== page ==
Mailed



[meyld] /meɪld/

adjective
1.
clad or armed with :
a mailed knight.
[meyl] /meɪl/
noun
1.
letters, packages, etc., that are sent or delivered by means of the postal system:
Storms delayed delivery of the mail.
2.
a single collection of such letters, packages, etc., as sent or delivered:
to open one’s mail; to find a bill in the mail; The mail for England was put on the noon plane.
3.
Also, mails. the system, usually operated or supervised by the national government, for sending or delivering letters, packages, etc.; postal system:
to buy clothes by mail.
4.
a train, boat, etc., as a carrier of postal matter.
5.
electronic mail; email.
adjective
6.
of or relating to mail.
verb (used with object)
7.
to send by mail; place in a post office or for transmission.
8.
to transmit by email.
Idioms
9.
copy the mail, Citizens Band Radio Slang. to monitor or listen to a CB transmission.
[meyl] /meɪl/
noun
1.
flexible armor of interlinked rings.
2.
any flexible armor or covering, as one having a protective exterior of scales or small plates.
3.
Textiles. an oval piece of metal pierced with a hole through which the warp ends are threaded, serving as an eyelet on a heddle or especially on the harness cords of a Jacquard loom.
verb (used with object)
4.
to clothe or arm with mail.
/meɪl/
noun
1.
Also called (esp Brit) post. letters, packages, etc, that are transported and delivered by the post office
2.
the postal system
3.
a single collection or delivery of mail
4.
a train, ship, or aircraft that carries mail
5.
short for electronic mail
6.
(modifier) of, involving, or used to convey mail: a mail train
verb (transitive)
7.
(mainly US & Canadian) to send by mail Usual Brit word post
8.
to contact (a person) by electronic mail
9.
to send (a message, document, etc) by electronic mail
/meɪl/
noun
1.
a type of flexible armour consisting of riveted metal rings or links
2.
the hard protective shell of such animals as the turtle and lobster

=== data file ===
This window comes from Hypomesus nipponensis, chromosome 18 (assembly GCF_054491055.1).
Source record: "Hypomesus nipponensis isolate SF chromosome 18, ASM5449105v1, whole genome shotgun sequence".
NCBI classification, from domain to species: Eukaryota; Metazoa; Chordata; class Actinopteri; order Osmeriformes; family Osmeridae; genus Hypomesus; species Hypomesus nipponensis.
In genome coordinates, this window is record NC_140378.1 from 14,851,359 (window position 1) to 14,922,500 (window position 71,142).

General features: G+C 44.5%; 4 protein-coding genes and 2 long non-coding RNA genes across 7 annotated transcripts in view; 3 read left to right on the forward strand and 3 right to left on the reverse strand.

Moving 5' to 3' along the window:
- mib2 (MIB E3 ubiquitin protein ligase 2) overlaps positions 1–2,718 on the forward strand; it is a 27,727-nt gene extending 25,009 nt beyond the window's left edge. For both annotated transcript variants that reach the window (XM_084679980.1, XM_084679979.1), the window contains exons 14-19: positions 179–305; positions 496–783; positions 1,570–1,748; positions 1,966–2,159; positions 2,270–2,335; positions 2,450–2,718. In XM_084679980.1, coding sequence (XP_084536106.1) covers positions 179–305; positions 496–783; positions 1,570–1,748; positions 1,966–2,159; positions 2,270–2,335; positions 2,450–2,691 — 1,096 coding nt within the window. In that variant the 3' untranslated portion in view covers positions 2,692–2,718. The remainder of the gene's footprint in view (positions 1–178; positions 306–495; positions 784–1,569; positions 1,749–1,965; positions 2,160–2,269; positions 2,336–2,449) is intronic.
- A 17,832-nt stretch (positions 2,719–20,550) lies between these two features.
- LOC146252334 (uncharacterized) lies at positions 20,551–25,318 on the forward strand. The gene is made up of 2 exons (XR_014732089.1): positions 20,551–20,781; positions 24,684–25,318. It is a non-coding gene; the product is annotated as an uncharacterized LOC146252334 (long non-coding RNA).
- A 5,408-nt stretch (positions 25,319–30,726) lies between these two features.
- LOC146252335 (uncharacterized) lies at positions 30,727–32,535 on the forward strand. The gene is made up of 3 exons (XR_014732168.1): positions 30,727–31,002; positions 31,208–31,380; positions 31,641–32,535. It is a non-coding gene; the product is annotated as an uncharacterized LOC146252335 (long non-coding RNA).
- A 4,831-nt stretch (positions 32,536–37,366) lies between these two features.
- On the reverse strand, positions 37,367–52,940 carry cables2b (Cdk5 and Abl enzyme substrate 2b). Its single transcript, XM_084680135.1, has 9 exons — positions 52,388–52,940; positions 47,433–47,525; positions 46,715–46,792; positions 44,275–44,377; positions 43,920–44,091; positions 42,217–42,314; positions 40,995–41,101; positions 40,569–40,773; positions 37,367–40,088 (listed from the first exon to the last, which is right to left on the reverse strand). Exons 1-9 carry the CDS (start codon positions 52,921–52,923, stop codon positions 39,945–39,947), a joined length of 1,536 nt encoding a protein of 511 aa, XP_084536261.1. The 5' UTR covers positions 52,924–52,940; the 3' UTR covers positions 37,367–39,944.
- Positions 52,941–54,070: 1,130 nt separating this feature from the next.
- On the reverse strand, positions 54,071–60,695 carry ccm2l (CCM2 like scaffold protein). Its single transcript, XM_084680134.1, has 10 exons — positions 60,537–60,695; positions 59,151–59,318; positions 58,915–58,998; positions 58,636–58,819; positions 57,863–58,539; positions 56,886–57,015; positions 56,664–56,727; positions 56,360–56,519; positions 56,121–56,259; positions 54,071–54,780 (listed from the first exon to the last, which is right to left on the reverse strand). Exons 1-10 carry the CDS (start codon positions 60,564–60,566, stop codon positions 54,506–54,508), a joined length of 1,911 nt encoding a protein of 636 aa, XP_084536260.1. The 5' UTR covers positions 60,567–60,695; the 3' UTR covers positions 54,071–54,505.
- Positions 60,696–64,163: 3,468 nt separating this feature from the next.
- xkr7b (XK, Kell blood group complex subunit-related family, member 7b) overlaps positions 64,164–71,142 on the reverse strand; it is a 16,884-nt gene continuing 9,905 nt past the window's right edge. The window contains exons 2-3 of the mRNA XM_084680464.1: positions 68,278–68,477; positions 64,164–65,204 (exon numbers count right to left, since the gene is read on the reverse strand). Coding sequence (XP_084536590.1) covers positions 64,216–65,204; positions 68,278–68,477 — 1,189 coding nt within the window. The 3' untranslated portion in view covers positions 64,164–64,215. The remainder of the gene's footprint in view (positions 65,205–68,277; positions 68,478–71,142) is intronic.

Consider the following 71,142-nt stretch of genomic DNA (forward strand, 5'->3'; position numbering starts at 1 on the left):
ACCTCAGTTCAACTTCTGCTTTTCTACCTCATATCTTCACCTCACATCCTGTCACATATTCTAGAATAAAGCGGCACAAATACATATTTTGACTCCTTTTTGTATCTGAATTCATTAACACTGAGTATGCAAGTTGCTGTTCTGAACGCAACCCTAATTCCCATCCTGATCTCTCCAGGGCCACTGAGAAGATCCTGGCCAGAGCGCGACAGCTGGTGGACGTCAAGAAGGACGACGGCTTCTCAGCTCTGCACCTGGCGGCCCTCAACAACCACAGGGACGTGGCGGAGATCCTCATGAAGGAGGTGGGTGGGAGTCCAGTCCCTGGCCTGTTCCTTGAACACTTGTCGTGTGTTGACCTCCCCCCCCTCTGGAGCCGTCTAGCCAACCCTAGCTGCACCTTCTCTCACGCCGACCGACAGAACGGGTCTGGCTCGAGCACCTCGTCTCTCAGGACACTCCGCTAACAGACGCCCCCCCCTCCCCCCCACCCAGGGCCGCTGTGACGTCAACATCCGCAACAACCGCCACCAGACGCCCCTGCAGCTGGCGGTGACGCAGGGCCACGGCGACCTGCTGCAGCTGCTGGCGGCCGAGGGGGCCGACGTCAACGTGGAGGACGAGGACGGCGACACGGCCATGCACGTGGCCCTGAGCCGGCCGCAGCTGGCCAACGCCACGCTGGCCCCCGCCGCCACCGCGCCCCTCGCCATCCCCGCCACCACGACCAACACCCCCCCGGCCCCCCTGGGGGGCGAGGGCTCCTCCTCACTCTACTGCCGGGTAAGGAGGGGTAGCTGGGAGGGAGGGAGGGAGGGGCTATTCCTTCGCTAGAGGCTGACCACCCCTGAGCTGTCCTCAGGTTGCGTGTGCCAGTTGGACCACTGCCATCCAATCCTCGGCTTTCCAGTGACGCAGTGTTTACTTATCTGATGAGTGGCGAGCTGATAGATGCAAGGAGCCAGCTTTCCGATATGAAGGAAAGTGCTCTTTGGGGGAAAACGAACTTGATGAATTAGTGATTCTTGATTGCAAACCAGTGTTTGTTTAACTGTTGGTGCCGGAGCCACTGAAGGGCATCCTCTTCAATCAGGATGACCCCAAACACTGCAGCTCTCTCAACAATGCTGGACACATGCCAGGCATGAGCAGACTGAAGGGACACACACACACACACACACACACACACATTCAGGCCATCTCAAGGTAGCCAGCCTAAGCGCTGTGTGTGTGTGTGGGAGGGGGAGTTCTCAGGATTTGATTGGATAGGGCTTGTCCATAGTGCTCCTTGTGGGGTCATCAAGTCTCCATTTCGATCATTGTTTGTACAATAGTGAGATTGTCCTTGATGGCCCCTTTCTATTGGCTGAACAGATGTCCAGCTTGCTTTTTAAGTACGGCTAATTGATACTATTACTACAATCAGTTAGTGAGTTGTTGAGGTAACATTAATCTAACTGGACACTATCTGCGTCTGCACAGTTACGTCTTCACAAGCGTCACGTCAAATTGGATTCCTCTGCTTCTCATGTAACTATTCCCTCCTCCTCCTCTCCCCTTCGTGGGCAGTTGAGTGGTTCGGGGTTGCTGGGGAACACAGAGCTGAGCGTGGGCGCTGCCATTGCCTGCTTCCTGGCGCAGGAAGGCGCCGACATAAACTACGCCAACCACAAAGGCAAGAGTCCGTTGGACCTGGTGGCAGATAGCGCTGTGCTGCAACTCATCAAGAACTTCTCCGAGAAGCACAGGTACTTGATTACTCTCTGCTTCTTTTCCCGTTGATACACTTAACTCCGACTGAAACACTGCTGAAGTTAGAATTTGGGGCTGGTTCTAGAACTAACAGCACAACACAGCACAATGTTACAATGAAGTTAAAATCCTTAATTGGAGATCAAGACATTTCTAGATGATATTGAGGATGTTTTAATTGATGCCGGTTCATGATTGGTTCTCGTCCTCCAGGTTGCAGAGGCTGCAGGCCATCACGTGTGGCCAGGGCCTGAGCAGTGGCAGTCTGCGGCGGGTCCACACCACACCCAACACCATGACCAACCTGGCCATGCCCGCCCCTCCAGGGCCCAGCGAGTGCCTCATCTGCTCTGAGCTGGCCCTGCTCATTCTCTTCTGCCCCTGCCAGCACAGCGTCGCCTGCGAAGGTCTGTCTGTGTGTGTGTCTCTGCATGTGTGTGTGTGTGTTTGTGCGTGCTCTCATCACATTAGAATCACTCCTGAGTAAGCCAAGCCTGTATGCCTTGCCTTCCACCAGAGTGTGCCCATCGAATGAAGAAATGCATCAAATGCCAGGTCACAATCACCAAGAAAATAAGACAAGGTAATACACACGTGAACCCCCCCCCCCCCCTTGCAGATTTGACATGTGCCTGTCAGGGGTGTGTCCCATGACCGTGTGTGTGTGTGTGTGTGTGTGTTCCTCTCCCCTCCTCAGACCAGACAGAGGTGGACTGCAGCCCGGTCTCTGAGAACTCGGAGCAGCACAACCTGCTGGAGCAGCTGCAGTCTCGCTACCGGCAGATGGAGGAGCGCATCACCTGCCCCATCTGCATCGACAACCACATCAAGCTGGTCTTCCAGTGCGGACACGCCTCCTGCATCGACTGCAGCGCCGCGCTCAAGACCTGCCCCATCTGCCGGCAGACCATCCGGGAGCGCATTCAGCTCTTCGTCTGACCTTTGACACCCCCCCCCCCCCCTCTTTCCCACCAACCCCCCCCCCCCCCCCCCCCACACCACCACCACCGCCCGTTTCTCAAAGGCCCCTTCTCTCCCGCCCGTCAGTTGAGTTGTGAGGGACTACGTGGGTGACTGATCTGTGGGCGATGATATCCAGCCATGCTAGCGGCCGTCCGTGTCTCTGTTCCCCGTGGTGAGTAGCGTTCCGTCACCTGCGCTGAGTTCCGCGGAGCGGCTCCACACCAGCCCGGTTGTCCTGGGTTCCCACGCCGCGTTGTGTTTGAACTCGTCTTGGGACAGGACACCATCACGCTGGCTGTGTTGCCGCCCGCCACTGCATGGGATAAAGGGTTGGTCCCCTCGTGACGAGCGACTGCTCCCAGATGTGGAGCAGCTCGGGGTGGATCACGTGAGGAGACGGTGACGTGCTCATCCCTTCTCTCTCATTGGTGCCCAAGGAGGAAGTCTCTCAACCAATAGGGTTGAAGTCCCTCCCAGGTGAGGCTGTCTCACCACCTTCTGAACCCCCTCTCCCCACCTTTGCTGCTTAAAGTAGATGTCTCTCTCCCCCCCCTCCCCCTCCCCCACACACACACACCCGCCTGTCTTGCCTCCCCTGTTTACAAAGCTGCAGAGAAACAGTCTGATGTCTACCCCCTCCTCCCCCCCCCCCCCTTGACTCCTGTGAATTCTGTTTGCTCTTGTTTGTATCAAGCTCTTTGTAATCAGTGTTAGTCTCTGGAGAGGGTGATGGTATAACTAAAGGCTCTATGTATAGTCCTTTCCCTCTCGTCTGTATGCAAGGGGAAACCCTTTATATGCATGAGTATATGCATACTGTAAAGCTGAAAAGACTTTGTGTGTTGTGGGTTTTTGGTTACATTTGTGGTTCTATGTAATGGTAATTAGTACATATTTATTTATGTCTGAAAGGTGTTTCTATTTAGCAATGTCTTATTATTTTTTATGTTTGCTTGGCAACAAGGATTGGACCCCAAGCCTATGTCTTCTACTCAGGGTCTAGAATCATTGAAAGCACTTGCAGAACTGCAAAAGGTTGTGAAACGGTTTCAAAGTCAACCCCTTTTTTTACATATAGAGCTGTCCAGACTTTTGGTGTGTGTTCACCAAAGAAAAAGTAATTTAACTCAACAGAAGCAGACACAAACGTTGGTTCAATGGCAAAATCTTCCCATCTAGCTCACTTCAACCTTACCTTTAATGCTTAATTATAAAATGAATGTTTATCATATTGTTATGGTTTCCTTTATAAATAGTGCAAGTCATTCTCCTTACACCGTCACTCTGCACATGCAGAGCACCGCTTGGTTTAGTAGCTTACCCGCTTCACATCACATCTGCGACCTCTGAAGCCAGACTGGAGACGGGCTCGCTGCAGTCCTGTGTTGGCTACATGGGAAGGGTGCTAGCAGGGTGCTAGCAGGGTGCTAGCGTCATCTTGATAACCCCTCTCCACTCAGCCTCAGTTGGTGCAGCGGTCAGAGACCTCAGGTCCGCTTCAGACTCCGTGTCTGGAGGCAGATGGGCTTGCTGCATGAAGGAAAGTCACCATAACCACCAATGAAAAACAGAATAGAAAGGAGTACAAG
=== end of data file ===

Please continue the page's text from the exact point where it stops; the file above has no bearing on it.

verb
3.
(transitive) to clothe or arm with mail
/meɪl/
noun
1.
(archaic, mainly Scot) a monetary payment, esp of rent or taxes
/meɪl/
noun
1.
(Austral, informal) a rumour or report, esp a racing tip
adj.

“having mail armor,” late 14c., from mail (n.2).
n.

“post, letters,” c.1200, “a traveling bag,” from Old French male “wallet, bag, bundle,” from Frankish *malha or some other Germanic source, from Proto-Germanic *malho- (cf. Old High German malaha “wallet, bag,” Middle Dutch male “bag”), from PIE *molko- “skin, bag.” Sense extension to “letters and parcels” (18c.) is via “bag full of letter” (1650s) or “person or vehicle who carries postal matter” (1650s). In 19c. England, mail was letters going abroad, while home dispatches were post. Sense of “personal batch of letters” is from 1844, originally American English.

“metal ring armor,” c.1300, from Old French maille “link of mail, mesh of net,” from Latin macula “mesh in a net,” originally “spot, blemish,” on notion that the gaps in a net or mesh looked like spots.

“rent, payment,” from Old English mal (see blackmail (n.)).
v.

“send by post,” 1828, American English, from mail (n.1). Related: Mailed; mailing; mailable. Mailing list attested from 1876.

Related Terms

airmail, carry the mail, greenmail, junk mail

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